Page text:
Insignificant Others

"I thought it was bullshit," a Seattle City Council member told me last Wednesday night, May 28, sipping vodka at Linda's on Pine Street. I had asked the council member's opinion about the advice I'd given in a recent installment of this column.

In that column [May 22], I had observed--just like everyone else in town--that Mayor Greg Nickels has taken over city hall's agenda. As a remedy for the reeling council, I had suggested that rather than scrapping with the mayor about process (as the council seemed to be doing) or complaining about the mayor's agenda (as the council seemed to be doing), the legislative branch should just get an agenda of its own. In other words, I accused council members of lacking an agenda, and reasoned that this lack of vision allowed Nickels to step right in and set the agenda himself.

"I thought it was bullshit," the council member explained, "because you aren't paying attention to the legislation we're passing. We do a lot of stuff. It's just not sexy."

My smart-ass response--I was drinking vodka too--was this: "The mayor's agenda--lifting the lease lid, repairing fire stations, and filling potholes--is hardly sexy!"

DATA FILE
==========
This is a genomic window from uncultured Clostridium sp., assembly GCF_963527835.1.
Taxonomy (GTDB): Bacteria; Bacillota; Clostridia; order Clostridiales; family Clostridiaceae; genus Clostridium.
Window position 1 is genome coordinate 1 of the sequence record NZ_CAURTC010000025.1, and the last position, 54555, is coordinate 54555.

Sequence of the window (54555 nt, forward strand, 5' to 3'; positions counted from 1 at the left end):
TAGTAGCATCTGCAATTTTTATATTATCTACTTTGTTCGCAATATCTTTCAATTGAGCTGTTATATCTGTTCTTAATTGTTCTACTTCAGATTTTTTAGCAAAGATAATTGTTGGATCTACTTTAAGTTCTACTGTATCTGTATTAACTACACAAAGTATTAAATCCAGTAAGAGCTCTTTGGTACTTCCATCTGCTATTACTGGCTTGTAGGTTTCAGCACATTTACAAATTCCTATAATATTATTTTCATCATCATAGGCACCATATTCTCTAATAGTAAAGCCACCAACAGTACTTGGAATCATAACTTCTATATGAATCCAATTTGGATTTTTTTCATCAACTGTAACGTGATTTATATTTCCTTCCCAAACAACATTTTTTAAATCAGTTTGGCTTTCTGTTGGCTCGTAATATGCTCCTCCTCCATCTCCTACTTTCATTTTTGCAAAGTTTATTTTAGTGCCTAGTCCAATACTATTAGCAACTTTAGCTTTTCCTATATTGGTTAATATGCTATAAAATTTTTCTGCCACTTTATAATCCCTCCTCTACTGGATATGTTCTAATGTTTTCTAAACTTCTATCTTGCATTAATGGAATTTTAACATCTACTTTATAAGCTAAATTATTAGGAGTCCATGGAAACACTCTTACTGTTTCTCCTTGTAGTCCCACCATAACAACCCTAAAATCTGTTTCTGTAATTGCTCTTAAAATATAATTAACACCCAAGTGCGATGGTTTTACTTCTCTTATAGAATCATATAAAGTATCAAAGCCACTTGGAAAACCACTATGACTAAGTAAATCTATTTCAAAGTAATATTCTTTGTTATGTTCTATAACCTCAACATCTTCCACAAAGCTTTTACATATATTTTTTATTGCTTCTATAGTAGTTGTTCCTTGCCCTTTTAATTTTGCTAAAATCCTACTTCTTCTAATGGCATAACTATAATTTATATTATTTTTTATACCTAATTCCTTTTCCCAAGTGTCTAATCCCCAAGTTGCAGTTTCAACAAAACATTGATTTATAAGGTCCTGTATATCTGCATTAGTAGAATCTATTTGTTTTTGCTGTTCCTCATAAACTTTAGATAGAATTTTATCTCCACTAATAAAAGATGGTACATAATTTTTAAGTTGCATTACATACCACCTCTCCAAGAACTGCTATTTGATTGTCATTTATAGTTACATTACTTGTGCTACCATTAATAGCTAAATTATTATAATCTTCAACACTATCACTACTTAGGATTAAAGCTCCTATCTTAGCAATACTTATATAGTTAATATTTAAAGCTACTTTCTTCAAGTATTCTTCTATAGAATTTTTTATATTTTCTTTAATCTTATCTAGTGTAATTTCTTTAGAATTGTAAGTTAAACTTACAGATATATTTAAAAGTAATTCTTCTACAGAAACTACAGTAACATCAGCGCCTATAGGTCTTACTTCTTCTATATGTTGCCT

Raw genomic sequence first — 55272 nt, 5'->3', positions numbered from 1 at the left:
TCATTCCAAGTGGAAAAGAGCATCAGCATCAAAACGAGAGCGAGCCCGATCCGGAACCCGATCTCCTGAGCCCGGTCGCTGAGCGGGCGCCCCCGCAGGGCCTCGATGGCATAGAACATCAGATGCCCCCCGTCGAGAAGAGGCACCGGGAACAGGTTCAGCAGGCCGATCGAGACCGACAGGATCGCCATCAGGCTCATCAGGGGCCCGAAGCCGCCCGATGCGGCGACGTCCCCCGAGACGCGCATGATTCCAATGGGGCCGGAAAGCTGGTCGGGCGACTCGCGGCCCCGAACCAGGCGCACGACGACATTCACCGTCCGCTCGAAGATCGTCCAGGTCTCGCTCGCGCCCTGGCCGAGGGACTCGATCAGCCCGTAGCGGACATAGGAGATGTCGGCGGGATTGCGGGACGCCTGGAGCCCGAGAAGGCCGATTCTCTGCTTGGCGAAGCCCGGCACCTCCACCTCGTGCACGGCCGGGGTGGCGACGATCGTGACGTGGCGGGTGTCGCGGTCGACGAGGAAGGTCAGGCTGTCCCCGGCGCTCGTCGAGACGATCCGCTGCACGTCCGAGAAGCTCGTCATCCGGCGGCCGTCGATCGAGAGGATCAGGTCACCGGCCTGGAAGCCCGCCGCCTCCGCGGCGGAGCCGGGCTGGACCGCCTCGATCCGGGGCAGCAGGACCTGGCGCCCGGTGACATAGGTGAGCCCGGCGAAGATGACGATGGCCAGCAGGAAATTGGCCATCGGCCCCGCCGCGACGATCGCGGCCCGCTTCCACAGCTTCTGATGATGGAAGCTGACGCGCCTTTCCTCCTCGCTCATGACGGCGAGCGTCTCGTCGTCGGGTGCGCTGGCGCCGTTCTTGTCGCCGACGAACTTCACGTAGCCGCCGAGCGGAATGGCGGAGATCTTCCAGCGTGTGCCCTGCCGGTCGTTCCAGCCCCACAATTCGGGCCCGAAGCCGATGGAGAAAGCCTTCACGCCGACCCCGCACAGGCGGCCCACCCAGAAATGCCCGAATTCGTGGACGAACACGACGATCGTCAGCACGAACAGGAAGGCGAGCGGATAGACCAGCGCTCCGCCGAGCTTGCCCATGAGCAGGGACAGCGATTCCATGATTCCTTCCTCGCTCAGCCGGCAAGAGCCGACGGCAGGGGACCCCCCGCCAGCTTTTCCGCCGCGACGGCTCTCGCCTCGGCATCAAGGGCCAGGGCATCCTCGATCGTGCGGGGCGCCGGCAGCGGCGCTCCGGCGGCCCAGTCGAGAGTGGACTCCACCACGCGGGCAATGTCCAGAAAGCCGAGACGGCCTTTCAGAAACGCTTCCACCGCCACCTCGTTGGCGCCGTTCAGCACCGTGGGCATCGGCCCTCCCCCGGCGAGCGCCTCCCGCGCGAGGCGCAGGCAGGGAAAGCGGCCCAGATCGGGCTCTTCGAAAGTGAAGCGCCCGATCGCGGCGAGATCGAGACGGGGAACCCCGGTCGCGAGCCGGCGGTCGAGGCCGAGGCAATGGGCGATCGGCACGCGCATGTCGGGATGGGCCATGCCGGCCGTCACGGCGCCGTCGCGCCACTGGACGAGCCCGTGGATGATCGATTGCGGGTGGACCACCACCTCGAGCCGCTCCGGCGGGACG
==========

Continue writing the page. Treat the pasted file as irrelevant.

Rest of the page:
My other smart-ass response was, "I'm one of about 10 people in town who pay attention to you guys. If I'm not getting your agenda, you've got a serious problem." (For the record, I keep a blue binder, organized by month, tracking council meeting minutes.)

Anyway, I like this particular council member (how many council members are at ease drinking at Linda's?), so I checked out something called the "Significant Vote Log"--a file the council hypes to show off important legislation.

Survey says: The significant vote log is a bust. Sure, Heidi Wills deserves props for pushing a couple of her own items (denying a street giveaway to a rich guy in Magnolia and reaffirming guidelines over police intelligence gathering), and Judy Nicastro deserves props for pushing tenants' emergency-assistance legislation, but for the first six months of 2003, the council's "significant" vote log is anything but.

The 55-item list includes a resolution (resolutions don't have legal weight like ordinances) stating the council's opinion that media consolidation is bad; a resolution acknowledging the importance of Earth Day (thank Wills for that one, too); and a resolution supporting the troops in Iraq (by the time the resolution was bickered over and passed, the troops were already headed home--earning our council a place in the nationally syndicated News of the Weird column).

Certainly, some council members have made names for themselves as civil rights advocates (Nick Licata) and homeless advocates (Peter Steinbrueck), but if you look at the council's to-do list right now (lifting the lease lid, considering a fire levy, and battling over South Lake Union), it's clear the council's significant vote log is destined to be dominated by the mayor's agenda.